26. The tourist is used to prices expressed in terms of the U.S. dollars. However, the quote she has been given is expressed in terms of Australian dollars, the local currency in Australia. Specifically, the quote means AUD1.
26/$. If the tourist wishes to convert the 1.26 quote from Australian to American terms, she just takes the reciprocal of 1.26.
Thus, the quote can be expressed in two ways:Australian Terms American TermsAUD1.26/$ $0.79/AUDTherefore, the correct way to ask the price of a certain currency against another is to do that expressed in a certain country’s terms.
If no special terms were requested, the trader would give the quote in the country local to the trader himself.The system of quoting foreign exchange rates as mentioned in the preceding pages is called the ‘price quotation system’. Under this system, prices are quoted in local currency for an even amount such as 1,100, or 1,000 units of foreign currency, for example, $26 per SAR100. The even foreign currency amount remains unchanged, and the rate fluctuations are reflected in changes in the price in local currency per unit size of foreign currency.The British, however, do not have the price quotation system: instead they use the ‘volume quotation system’. In this system the even unit that does not change is ?1, and the value of foreign currencies is expressed through the amount (volume) of a given foreign currency that is required to purchase ?1. For example, assume the rate for U.S.
dollars against British pound is $2 per pound. In the United States, this represents a price quotation because the value of an even amount of foreign currency, such as one British pound, is expressed in local currency, as US$2.However, in London an even amount of local currency, such as one British pound, is equal to a variable amount of foreign currency, that is, US$2. If this rate moves from $2 to $1.9 per pound, people in United States will say, “The pound went down,” because the value of the pound decreased from US$2 to US$1.9.
At the same time people in England will say, “The dollar went down up,” because it now takes only US$1.9 to purchase ?1.Before the U.S. dollar moved into its position as the most commonly used currency for international trade, this position was held by the pound sterling. It is probably for that reason that the British adopted the volume quotation system.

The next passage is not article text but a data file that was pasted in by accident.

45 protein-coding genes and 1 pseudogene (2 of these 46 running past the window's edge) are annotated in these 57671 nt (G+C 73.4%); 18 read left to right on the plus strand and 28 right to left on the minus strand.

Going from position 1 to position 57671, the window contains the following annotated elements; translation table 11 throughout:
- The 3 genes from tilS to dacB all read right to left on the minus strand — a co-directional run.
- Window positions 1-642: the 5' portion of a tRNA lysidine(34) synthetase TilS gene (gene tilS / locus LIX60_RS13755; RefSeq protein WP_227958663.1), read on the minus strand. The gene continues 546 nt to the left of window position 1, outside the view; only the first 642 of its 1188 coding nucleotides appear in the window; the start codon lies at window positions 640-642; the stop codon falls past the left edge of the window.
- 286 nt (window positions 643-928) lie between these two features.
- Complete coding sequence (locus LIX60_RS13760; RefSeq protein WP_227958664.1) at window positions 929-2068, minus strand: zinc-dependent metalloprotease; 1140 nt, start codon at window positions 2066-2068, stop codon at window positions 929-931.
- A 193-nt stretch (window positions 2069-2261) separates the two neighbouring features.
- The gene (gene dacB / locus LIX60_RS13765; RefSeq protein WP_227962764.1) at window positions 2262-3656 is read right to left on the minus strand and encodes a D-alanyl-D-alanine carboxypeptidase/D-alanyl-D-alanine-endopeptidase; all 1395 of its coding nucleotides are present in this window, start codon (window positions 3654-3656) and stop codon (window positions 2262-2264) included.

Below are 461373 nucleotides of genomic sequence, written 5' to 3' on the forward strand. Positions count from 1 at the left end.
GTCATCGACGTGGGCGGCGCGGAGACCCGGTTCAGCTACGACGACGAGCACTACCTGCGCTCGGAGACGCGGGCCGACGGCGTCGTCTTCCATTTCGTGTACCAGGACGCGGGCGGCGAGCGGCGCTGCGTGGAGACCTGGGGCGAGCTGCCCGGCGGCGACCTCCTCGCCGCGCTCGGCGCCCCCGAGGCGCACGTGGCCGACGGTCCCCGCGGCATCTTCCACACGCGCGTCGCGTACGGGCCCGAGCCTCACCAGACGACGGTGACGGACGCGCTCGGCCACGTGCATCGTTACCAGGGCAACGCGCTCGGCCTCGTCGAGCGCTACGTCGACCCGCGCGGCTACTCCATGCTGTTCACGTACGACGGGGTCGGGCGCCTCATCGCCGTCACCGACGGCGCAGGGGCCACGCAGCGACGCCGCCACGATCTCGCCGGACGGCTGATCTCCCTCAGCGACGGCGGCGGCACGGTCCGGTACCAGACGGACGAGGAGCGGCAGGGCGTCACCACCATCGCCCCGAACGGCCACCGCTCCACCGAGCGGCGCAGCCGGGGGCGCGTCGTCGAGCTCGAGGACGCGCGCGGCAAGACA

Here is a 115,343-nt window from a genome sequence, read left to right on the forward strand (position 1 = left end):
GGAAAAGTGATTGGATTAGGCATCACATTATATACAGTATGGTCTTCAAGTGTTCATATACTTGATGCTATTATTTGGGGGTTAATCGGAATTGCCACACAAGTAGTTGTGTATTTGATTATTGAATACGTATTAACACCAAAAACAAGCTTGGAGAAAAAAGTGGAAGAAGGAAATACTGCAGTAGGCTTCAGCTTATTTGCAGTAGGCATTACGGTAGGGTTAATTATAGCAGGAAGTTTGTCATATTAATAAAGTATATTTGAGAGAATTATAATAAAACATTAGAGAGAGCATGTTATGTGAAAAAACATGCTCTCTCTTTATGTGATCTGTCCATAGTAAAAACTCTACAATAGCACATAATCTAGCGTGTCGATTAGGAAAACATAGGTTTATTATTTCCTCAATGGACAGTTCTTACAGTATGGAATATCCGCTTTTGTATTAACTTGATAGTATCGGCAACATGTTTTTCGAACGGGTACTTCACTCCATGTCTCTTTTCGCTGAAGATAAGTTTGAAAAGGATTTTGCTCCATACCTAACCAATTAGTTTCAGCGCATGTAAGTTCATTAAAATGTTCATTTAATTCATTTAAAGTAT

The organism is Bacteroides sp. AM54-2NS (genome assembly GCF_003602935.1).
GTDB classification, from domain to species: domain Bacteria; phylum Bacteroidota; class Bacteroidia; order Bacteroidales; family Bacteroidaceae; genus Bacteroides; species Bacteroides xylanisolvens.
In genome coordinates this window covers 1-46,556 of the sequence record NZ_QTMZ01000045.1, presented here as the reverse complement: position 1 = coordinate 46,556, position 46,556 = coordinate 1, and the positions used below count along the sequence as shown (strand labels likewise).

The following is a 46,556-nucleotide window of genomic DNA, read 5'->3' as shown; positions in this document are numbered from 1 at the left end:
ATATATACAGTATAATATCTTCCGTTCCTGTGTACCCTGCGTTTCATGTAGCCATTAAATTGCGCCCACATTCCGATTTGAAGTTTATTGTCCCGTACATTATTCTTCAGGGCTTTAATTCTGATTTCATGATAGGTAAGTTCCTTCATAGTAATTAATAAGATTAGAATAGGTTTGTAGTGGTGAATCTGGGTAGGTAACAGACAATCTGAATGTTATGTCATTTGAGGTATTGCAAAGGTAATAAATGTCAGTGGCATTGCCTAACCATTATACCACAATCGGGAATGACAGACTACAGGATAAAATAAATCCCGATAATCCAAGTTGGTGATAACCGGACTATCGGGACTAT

This system expresses rates in terms that are readily understood by local traders outside Britain. Because of the prominence of the U.S. dollar today, it would probably be desirable for the United States to adopt the volume quotation system for the same reason.Business people often talk about exchange exposure or exposure to exchange rate risk.
Exposure to exchange rate risk means a potential for gains or losses if exchange rates fluctuate. In foreign exchange transactions the rate risk appears in two forms:In net exchange positions,In swap positions or mismatched maturities.The most obvious case of rate risk is the maintenance of a ‘net exchange position’ in a given currency. If the position is long or overbought and there is depreciation of the currency, a loss is sure to occur.
The opposite results would occur if the net exchange position were short or oversold in that currency. The other way when rate risk appears when one operates in the foreign exchange market is through ‘swap positions’. A swap involves a simultaneous buy and sale of currency for two different maturities. It is important to hedge against such rate risks.
ConclusionIn this paper, I have attempted to explain what foreign exchange rate is and how the changes in it are perceived as in different countries with different currencies. It is important that anyone entering into a foreign exchange transaction is well aware of not only the prevalent foreign exchange rates but also the forward rates (those of future) in order to avoid any potential losses.ReferencesCurrency Converter – Yahoo! Finance http://finance.yahoo.com/currency?u Accessed December 6, 2006.Kent D. Miller, & Jeffrey J.
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Page Number: 493+.Moin Siddiqi (1999) “Foreign Exchange Merry-Go-Round.” African Business. Issue: 241.
Page Number: 17.N. Gentes, Frank A. Southard Jr.
, & Philip F. Swart Jr. (1940) “Foreign Exchange Practice and Policy.
” McGraw-Hill Book Company. New York.Paul Osei-Kuffour (2000) “Managing Foreign Exchange Risk.” New African. November Issue. Page Number: 41.